Gravitational Waves: The First Swell!
A Big Discovery
On 14 September 2015 at 4:50:45 AM Eastern standard time, the LIGO experiment detected for the first time the passage of gravitational waves. Scientists saw a very specific pattern of stretching and compression of space-time called a “chirp”. The detection was done independently at the two locations of the experiment, one in Hanford (Washington) and the other one in Livingstone (Louisiana). This amazing discovery has occurred almost exactly 100 years after Albert Einstein published his General Theory of Relativy (Einstein, 1916), and represents the last verification of this beautiful theory of gravity.
How did the waves look like? Glassy and double-overhead!
What Made the Gravitational Waves?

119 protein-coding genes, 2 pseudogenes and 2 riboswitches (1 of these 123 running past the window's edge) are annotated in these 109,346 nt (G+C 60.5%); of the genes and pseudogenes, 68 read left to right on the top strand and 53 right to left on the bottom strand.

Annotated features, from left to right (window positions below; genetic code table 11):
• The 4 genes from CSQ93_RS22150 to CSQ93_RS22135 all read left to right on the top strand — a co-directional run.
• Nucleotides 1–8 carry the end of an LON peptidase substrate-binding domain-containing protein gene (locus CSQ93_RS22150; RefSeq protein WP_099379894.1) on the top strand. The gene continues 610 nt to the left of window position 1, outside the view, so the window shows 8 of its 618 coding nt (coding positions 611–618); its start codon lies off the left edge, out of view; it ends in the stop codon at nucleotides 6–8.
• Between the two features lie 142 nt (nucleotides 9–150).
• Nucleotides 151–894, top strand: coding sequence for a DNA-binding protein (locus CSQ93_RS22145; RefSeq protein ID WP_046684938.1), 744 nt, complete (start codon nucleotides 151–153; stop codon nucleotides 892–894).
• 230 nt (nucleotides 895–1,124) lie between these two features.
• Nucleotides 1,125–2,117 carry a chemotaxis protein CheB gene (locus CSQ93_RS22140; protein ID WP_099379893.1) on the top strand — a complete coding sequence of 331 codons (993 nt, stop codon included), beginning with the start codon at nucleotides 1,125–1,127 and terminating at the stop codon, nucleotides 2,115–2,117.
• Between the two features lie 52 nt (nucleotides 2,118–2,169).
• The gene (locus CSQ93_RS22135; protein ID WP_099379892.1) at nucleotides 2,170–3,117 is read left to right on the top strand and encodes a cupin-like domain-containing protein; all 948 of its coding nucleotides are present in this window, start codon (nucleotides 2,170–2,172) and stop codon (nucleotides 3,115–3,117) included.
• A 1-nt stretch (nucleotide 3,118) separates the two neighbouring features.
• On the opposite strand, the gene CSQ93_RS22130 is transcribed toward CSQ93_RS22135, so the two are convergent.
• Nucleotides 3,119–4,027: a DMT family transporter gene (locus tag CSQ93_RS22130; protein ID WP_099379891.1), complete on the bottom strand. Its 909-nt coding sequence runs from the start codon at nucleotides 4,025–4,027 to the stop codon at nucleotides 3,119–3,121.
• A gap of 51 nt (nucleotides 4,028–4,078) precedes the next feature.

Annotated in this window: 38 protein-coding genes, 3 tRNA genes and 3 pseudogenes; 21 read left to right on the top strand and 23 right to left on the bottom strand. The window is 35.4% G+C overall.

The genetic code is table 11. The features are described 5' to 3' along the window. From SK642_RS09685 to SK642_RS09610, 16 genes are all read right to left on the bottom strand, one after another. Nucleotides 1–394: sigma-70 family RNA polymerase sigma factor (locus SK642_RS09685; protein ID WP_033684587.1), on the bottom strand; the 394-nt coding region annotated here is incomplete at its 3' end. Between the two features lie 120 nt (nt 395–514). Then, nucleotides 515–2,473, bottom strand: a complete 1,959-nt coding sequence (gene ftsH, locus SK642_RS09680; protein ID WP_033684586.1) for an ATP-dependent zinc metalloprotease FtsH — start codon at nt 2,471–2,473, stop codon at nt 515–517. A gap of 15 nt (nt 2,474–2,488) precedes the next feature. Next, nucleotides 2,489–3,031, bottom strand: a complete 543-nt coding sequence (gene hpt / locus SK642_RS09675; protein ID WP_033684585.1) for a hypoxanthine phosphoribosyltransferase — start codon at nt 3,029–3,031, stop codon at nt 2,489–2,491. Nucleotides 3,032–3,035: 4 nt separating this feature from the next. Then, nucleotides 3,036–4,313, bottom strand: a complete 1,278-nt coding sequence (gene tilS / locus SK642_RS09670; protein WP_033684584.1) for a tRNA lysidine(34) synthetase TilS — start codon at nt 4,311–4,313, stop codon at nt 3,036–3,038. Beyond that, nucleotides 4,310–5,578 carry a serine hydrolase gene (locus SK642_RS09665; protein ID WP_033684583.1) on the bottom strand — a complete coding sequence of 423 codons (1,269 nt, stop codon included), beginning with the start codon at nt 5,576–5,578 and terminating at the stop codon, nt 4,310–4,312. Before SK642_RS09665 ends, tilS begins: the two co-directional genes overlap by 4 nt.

The cosmic storm that produced the gravitational waves was quite gnarly: Two black holes with a combined mass larger than 60 times the mass of our Sun and separated by just a few hundred kilometers spiraling towards each other at half the speed of light and then merging. The gravitational waves detected by LIGO were produced during the very last part of the in-spiraling process (last half second), when the two black holes were almost touching each other and the amount of energy deposited in gravitational waves was the largest. Looking at the received signal, scientist were able to determine how much energy was produced during the merger event. The initial masses of the two black holes were 36 and 29 times the mass of the Sun, but after the merger the mass of the newly formed black hole was only 62 solar masses. Where did the extra 3 solar masses go? The mass was converted into energy and used to produce the gravitational waves. Which means that the power emitted by the source for the very short duration of the event was larger than the integrated power emitted by all stars in the Universe! Isn’t that awesome? This represents the most powerful event ever observed by humankind (after the Big Bang). The gravitational waves allowed the LIGO team to determine the distance of the merger, which turned out to have occurred 1.2 billion light years away. Why so far? The answer is that this kind of events is expected to be quite rare, and it’s statistically very unlikely to have one nearby. We need to look at a large chunk of the Universe to catch one. This also explains why the LIGO experiment was so challenging: Initially the waves are pretty big and they distort space-time by a large amount, but by the time the waves reach Earth their amplitude has decreased by a factor \(1/d\), where \(d\) is the s